Lalla Essaydi (Moroccan, B. 1956)
Lots are subject to 5% import Duty on the importat… Read more
Lalla Essaydi (Moroccan, B. 1956)

Harem #16

Details
Lalla Essaydi (Moroccan, B. 1956)
Harem #16
signed, titled, dated and numbered 'Lalla Essaydi HAREM#16, 2009 Print number 1 from an edition of 5' (on a label affixed to the reverse)
chromogenic print mounted on aluminium with UV protective laminate
71 x 88in. (180.5 x 223.5cm.)
Executed in 2009, this work is number one from an edition of five
Special notice

Lots are subject to 5% import Duty on the importation value (low estimate) levied at the time of collection shipment within UAE. For UAE buyers, please note that duty is paid at origin (Dubai) and not in the importing country. As such, duty paid in Dubai is treated as final duty payment. It is the buyer's responsibility to ascertain and pay all taxes due.

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Lot Essay

By alluding to the rich practice of calligraphy and interweaving it with the traditional art of henna, Lalla Essaydi questions the Western Orientalist heritage through her lens. In Harem #16, the woman is in a reclining position alike an odalisque, camouflaged into the intricate patterns of the walls of the historical Dar el Basha Palace in Marrakech. She becomes part of the space, but as she is confidently gazing at the viewer, she emerges from her surroundings as if demanding to be seen and acknowledged.

Lalla Essaydi's oeuvre is not only an expression of her personal history growing up as an Arab woman; it goes beyond the sphere of the Arab world to reveal on the life of Arab women in general. Her photographs become metaphors of the countless contradictions she has encountered between hierarchy and fluidity, between women and men, between private and public, between the richness and the confining aspects of the Islamic culture. Through a highly ornamented mise-en-scène reminiscing that of works by the 19th century painters Jean Auguste Dominique Ingres or Eugène Delacroix, the artist deconstructs the fantasised portrayal of the oriental woman and hence empowers her. She rethinks the Western historical perception of the East and challenges stereotypes, yet her work is not a critique of either culture but rather a feminist approach on the role of women.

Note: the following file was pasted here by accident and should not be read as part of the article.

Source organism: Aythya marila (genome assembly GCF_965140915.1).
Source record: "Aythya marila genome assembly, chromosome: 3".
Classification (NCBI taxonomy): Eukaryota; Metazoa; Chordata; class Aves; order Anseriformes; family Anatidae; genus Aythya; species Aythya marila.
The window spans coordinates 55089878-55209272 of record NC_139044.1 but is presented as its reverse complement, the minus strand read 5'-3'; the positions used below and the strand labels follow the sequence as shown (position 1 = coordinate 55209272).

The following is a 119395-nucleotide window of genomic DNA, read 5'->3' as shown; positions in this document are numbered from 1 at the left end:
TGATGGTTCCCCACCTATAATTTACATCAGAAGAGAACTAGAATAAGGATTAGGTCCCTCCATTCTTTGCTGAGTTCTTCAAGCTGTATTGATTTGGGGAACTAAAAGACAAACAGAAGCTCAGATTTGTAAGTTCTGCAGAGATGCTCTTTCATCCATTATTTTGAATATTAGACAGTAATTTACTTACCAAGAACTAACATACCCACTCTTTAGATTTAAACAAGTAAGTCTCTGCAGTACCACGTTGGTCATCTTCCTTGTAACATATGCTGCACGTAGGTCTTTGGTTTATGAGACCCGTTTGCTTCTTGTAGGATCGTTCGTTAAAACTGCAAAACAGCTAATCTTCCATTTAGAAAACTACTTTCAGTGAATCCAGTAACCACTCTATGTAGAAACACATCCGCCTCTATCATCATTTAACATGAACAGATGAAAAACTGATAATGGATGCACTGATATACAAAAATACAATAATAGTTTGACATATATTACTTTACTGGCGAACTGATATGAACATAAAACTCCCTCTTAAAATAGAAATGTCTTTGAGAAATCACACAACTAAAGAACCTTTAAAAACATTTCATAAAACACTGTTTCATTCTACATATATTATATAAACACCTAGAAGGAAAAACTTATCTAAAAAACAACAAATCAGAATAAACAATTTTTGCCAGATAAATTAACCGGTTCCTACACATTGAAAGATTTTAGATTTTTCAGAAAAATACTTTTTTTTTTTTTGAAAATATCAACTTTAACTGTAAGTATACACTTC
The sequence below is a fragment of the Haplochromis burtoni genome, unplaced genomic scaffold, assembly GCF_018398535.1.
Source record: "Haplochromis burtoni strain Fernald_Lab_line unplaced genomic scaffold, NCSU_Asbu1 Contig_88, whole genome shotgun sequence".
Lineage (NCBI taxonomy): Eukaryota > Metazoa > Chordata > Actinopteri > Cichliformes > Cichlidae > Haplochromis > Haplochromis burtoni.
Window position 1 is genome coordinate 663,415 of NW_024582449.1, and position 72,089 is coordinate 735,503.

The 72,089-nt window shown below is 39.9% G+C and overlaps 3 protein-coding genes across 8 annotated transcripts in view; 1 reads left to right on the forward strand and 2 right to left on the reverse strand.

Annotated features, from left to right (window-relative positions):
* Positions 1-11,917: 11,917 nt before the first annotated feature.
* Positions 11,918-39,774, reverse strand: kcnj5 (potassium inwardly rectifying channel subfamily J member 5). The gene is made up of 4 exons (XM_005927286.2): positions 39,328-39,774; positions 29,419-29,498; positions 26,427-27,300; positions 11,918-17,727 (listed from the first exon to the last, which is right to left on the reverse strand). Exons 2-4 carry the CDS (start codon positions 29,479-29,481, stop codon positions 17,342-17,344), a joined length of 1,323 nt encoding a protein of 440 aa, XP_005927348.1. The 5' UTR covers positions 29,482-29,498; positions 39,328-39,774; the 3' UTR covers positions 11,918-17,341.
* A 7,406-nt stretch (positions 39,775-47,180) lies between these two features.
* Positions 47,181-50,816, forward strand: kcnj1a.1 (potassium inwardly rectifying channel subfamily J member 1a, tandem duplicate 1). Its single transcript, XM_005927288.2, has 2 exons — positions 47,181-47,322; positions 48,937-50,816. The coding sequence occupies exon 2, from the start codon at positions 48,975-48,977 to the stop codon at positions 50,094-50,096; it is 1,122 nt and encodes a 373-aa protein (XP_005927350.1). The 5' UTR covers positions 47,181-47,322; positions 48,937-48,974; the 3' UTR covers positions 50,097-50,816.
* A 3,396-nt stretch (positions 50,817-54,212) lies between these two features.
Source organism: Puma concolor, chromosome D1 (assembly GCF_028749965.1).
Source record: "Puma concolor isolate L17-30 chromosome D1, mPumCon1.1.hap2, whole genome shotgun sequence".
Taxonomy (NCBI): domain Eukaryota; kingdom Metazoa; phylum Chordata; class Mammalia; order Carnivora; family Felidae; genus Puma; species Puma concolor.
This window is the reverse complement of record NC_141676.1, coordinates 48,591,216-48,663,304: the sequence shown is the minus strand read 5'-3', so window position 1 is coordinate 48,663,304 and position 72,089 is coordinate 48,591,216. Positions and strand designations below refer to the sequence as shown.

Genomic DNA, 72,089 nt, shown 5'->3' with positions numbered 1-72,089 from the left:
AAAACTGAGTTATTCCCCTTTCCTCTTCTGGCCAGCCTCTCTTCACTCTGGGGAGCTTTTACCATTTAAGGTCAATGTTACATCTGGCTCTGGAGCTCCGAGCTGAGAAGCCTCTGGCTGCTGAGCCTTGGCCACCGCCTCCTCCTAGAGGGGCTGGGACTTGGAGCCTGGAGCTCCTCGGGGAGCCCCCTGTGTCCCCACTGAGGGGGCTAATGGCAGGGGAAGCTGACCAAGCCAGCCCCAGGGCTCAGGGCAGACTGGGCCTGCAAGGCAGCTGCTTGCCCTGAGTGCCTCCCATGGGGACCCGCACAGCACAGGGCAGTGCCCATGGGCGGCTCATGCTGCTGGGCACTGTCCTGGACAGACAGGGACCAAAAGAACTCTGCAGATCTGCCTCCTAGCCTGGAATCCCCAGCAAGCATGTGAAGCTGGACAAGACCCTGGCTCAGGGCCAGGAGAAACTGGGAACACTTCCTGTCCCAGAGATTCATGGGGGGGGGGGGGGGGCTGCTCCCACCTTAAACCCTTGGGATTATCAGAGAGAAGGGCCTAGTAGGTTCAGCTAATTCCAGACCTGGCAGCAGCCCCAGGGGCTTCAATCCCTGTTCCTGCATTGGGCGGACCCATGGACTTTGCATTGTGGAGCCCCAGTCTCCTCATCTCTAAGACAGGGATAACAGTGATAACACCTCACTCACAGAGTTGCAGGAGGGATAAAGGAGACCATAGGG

In the present work Harem #16, Lalla Essaydi enhances the aesthetic appeal of what are essentially clichés of the East seen through the lens of Western desire. She invites the viewer to become aware of Orientalism as a projection of the fantasies of Western artists and to fully grasp the complexity of the Arab female identity.

'My photographs are the story of my quest to find my own voice, the unique voice of an artist, not an attempt to present myself as a victim, which would deprive me of the very complexity I wish to express. (...) My work reaches beyond Islamic culture to invoke the Western fascination, as expressed in painting, with the odalisque, the veil and of course the harem. (...) It is not only the West that has been prevented from seeing Arab culture accurately. How people in the Arab world see themselves has also been affected by the distorted lens of Orientalism. There is some evidence that the Orientalist perspective has had an impact on the actual lives of Arab men and women.'
(Lalla Essaydi, 2011)
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